Vernacular architecture is a result of constraints on resource availability and was built on inherently sustainable principles such as resource limitations imposed by economic or natural factors, succeeded in offering solutions to harsh climates and human needs. The natural and social environment has been evident while society evaluates through time.
What influences the Vernacular Architecture?
Many of the significant influences on vernacular architecture are the microclimate of that area and depends on other factors including:
- Availability of resources
- Skilled labor and workforce
- Historical influence and context
- Local culture
- Local technology
The vernacular architecture includes a traditional design that is climatically responsive and aesthetically pleasing. Climate responsive design, built to lower, the environmental impact, thereby reducing energy consumption.
“In this, the old architecture- especially from vernacular- has much to teach us, as it always develops a typology of fundamental sense. – Charles Correa”
Factors Influencing Vernacular Architecture:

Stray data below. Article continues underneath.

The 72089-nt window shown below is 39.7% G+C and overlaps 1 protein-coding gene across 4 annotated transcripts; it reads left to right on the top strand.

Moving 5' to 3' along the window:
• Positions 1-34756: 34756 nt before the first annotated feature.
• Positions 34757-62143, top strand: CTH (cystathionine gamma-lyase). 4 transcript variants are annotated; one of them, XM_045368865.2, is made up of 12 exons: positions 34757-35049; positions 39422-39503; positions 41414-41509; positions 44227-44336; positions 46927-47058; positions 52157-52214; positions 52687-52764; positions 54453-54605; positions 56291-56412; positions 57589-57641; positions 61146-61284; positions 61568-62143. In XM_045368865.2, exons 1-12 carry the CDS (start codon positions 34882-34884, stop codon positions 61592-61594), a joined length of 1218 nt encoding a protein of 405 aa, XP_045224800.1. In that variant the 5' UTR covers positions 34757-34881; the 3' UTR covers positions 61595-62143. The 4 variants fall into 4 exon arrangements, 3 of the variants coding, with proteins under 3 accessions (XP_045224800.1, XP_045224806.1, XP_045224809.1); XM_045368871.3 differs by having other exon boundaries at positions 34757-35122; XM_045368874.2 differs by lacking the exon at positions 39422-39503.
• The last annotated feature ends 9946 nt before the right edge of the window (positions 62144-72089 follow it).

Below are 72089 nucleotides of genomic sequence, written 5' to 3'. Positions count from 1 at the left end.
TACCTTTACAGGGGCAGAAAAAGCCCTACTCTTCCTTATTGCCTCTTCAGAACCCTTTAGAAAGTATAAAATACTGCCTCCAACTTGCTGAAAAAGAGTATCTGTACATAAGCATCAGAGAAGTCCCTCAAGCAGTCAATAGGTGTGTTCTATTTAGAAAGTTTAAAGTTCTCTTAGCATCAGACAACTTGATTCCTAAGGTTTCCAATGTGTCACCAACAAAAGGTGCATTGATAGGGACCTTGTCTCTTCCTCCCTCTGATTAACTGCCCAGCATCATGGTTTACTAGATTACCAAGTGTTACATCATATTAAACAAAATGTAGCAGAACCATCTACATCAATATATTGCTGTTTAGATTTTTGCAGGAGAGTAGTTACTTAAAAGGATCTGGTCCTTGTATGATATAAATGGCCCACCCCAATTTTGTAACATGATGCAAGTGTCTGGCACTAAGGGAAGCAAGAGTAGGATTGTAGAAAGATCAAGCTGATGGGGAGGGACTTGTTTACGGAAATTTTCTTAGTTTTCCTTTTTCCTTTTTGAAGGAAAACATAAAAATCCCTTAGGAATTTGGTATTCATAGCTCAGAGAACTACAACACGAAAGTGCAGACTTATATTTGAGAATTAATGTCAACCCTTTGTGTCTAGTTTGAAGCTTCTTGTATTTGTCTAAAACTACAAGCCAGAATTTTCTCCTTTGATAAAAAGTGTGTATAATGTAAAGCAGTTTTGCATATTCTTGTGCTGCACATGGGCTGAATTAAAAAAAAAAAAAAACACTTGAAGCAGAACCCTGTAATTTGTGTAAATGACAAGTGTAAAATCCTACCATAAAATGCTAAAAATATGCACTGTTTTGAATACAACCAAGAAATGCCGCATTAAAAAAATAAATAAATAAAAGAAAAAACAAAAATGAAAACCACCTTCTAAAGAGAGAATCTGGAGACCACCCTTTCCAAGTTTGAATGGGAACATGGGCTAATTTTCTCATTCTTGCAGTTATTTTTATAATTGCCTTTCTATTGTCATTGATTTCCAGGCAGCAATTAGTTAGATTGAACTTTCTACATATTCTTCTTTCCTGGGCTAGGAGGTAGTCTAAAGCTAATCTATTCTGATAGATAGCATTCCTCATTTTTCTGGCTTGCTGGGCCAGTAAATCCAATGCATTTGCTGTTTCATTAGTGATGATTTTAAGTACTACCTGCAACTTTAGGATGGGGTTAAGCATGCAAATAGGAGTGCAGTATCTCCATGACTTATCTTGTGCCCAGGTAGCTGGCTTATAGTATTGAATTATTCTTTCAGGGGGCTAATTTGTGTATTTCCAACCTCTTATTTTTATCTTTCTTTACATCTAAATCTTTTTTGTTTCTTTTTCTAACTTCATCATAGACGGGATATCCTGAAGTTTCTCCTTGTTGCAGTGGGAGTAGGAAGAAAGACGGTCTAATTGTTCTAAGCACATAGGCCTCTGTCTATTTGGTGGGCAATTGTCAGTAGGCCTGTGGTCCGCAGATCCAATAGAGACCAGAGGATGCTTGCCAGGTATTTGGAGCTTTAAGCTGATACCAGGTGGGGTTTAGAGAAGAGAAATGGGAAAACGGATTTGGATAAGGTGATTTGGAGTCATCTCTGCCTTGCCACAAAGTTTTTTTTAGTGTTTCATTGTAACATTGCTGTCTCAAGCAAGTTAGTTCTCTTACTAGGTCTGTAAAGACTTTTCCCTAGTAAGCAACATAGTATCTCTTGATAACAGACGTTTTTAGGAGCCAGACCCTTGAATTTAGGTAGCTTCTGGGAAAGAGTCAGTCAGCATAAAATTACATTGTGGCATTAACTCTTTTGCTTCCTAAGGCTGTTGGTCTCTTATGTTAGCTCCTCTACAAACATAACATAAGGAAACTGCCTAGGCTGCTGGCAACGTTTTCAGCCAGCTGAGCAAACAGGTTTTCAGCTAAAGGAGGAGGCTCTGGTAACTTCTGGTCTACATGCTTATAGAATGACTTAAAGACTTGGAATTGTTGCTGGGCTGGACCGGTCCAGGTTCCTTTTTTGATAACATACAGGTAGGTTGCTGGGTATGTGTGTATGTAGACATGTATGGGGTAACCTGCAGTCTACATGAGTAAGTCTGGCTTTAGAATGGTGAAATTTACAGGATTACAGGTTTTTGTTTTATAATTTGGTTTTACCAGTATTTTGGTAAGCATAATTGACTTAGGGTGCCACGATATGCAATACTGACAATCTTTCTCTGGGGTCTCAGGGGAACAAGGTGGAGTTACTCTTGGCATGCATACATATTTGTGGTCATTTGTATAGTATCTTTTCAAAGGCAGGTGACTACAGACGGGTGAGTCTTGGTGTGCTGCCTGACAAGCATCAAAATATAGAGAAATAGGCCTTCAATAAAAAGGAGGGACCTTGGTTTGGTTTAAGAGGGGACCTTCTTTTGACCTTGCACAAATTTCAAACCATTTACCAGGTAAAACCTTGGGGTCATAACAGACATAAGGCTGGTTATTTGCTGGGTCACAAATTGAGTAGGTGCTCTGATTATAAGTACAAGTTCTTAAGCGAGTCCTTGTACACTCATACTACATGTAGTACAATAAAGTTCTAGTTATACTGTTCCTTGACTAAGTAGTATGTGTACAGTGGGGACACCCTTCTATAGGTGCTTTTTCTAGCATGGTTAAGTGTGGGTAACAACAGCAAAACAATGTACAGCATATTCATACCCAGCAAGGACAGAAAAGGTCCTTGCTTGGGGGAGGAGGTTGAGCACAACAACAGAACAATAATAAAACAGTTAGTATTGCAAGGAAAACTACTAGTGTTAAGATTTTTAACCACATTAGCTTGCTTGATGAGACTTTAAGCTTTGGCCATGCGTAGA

- Climatic & Geological
- Local materials used
- Technology adopted
The elements of Vernacular Architecture:
- Water: The most important resource that is utilized cautiously with strategies like water harvesting and recycling that have been adopted
- Structural Longevity: Materials used in building decide the life cycling of building, costing more and consuming more energy and resources in their manufacturing used to generate more benefits over recycling potentials and disposals.
- Light and Ventilation: Climate responsive buildings reduce artificial lighting and air conditioning systems.
- Technology: Technologies used are devices like jalis, fountains, water cooling building fabrics, adding sustainable features at a macro level.